It can be heartbreaking to miscarry one baby after another. Each new pregnancy brings both hope and anxiety. And each new loss may be harder to bear, especially if you feel that time is running out. The experience can place great strain on even the strongest relationships. You and your partner might react differently from each other and that can cause great tension. Family and friends may find it harder to support you with each miscarriage; they may even think you’re getting used to loss and able to cope. And all the time there may be a sense that your life is on hold while you try – and try again – for a baby.
Miscarriage is defined as the spontaneous loss of pregnancy before the fetus reaches viability. The term therefore includes all pregnancy losses from the time of conception until 24 weeks of gestation.
Recurrent miscarriage, defined as the loss of three or more consecutive pregnancies, affects 1% of couples trying to conceive. It has been estimated that 1–2% of second-trimester pregnancies miscarry before 24 weeks of gestation. It affects about one in every hundred couples trying for a baby. Sometimes a treatable cause can be found, and sometimes not. But in either case, most couples are more likely to have a successful pregnancy next time than to miscarry again.
Risk factors for recurrent miscarriage (What are the causes of recurrent first trimester miscarriage and second trimester miscarriage?)
1. Maternal age and number of previous miscarriages : these are two independent risk factors for a further miscarriage. Advancing maternal age is associated with a decline in both the number and quality of the remaining oocytes. The risk of miscarriage is highest among couples where the woman is ≥35 years of age and the man ≥40 years of age. The risk of a further miscarriage increases after each successive pregnancy loss ,reaching approximately 40% after three consecutive pregnancy losses, and the prognosis worsens with increasing maternal age.
2. Antiphospholipid syndrome : Antiphospholipid syndrome is the most important treatable cause of recurrent miscarriage. Antiphospholipid syndrome refers to the association between antiphospholipid antibodies – lupus anticoagulant, anticardiolipin antibodies and anti-B2 glycoprotein-I antibodies – and adverse pregnancy outcome or vascular thrombosis. The mechanisms by which antiphospholipid antibodies cause pregnancy morbidity include inhibition of trophoblastic function and differentiation, activation of complement pathways at the maternal–fetal interface resulting in a local inflammatory response and, in later pregnancy,thrombosis of the uteroplacental vasculature. In women with recurrent miscarriage associated with antiphospholipid antibodies, the live birth rate in pregnancies with no pharmacological intervention has been reported to be as low as 10%.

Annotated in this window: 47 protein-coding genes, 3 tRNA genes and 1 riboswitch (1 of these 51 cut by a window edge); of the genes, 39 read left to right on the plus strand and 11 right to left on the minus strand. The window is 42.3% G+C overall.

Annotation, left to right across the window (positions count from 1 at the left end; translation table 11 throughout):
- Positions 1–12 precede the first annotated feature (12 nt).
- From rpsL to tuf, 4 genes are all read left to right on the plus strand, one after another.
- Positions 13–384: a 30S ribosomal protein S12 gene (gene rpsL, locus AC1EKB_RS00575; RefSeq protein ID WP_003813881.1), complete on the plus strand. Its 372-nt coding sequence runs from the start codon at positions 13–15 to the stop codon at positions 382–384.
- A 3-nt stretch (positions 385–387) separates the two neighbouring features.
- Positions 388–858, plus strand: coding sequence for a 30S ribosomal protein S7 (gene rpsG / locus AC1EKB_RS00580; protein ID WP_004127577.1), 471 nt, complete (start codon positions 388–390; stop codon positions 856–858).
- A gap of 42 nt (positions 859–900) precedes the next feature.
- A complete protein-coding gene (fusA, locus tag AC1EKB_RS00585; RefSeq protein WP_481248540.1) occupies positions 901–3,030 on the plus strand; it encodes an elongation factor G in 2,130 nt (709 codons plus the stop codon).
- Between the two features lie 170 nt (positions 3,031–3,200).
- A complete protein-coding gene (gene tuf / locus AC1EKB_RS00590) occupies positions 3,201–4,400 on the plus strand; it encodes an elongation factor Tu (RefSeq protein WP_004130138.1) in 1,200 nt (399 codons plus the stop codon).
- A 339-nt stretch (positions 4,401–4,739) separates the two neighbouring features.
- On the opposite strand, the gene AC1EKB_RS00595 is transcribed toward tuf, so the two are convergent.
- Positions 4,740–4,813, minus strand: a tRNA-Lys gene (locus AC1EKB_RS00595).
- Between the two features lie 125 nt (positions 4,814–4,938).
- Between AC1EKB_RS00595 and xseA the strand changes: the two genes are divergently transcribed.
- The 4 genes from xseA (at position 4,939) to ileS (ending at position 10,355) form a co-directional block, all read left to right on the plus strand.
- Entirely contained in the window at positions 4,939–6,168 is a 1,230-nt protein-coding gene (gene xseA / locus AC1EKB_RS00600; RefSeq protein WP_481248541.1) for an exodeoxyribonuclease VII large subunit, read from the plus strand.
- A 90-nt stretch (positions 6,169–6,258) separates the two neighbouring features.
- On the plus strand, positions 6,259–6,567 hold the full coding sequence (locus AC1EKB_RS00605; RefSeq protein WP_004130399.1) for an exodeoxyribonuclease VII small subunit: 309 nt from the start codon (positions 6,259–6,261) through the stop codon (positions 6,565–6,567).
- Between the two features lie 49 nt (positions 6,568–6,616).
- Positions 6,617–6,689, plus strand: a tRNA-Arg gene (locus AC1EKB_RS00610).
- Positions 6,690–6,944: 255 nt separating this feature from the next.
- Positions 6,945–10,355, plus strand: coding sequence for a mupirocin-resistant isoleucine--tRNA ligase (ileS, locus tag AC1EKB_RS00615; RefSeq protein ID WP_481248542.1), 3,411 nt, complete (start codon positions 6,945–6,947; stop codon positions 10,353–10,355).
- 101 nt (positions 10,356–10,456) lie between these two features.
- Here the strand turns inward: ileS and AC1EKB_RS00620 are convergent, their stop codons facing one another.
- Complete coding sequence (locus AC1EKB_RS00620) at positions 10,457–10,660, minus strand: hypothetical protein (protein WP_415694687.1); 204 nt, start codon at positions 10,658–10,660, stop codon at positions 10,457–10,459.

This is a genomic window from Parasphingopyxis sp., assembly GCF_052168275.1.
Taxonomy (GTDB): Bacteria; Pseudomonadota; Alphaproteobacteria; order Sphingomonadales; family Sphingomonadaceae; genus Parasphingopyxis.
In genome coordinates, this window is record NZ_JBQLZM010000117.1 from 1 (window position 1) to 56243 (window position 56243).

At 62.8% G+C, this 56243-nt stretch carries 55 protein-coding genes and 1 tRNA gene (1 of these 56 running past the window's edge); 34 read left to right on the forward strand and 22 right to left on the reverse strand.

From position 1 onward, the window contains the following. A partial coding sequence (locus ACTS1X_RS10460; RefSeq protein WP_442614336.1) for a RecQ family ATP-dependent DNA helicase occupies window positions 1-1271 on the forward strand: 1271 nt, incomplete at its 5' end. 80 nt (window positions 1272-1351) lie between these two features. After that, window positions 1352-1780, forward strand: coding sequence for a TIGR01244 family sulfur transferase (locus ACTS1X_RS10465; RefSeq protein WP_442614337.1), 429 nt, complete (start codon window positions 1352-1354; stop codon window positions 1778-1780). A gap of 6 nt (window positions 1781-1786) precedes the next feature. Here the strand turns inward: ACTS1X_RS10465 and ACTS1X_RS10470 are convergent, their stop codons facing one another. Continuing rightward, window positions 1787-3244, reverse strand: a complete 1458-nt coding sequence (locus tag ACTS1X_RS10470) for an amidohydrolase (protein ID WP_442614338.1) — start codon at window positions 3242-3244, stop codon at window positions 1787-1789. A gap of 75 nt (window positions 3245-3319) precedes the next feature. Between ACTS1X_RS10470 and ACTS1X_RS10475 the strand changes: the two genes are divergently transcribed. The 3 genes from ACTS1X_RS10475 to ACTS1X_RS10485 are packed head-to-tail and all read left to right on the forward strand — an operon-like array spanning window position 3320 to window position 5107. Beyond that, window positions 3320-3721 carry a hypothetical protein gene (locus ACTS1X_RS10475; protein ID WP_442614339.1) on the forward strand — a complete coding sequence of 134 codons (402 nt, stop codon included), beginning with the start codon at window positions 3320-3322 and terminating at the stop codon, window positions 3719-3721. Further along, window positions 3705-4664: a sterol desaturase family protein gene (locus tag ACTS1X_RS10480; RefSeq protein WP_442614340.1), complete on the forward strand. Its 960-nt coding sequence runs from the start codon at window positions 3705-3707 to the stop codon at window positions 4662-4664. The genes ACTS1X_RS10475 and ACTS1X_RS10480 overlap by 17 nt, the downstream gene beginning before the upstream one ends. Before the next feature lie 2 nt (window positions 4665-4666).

3. Genetic factors : In approximately 2–5% of couples with recurrent miscarriage, one of the partners carries a balanced structural chromosomal anomaly: most commonly a balanced reciprocal or Robertsonian translocation. Although carriers of a balanced translocation are usually phenotypically normal, their pregnancies are at increased risk of miscarriage and may result in a live birth with multiple congenital malformation and/or mental disability secondary to an unbalanced chromosomal arrangement.
4. Embryonic chromosomal abnormalities : In couples with recurrent miscarriage, chromosomal abnormalities of the embryo account for 30–57% of further miscarriages. The risk of miscarriage resulting from chromosomal abnormalities of the embryo increases with advancing maternal age.
5. Congenital uterine malformations : The reported prevalence of uterine anomalies in recurrent miscarriage populations ranges between 1.8% and 37.6%. The prevalence of uterine malformations appears to be higher in women with second-trimester miscarriages compared with women who suffer first trimester miscarriages,but this may be related to the cervical weakness that is frequently associated with uterine malformation.
6. Cervical weakness : Cervical weakness is a recognised cause of second-trimester miscarriage. The diagnosis is usually based on a history of second-trimester miscarriage preceded by spontaneous rupture of membranes or painless cervical dilatation.
7. Endocrine factors : Systemic maternal endocrine disorders such as diabetes mellitus and thyroid disease have been associated with miscarriage. Women with diabetes who have high haemoglobin A1c levels in the first trimester are at risk of miscarriage and fetal malformation. Polycystic ovary syndrome (PCOS) has been linked to an increased risk of miscarriage but the exact mechanism remains unclear. The increased risk of miscarriage in women with PCOS has been recently attributed to insulin resistance, hyperinsulinaemia and hyperandrogenaemia.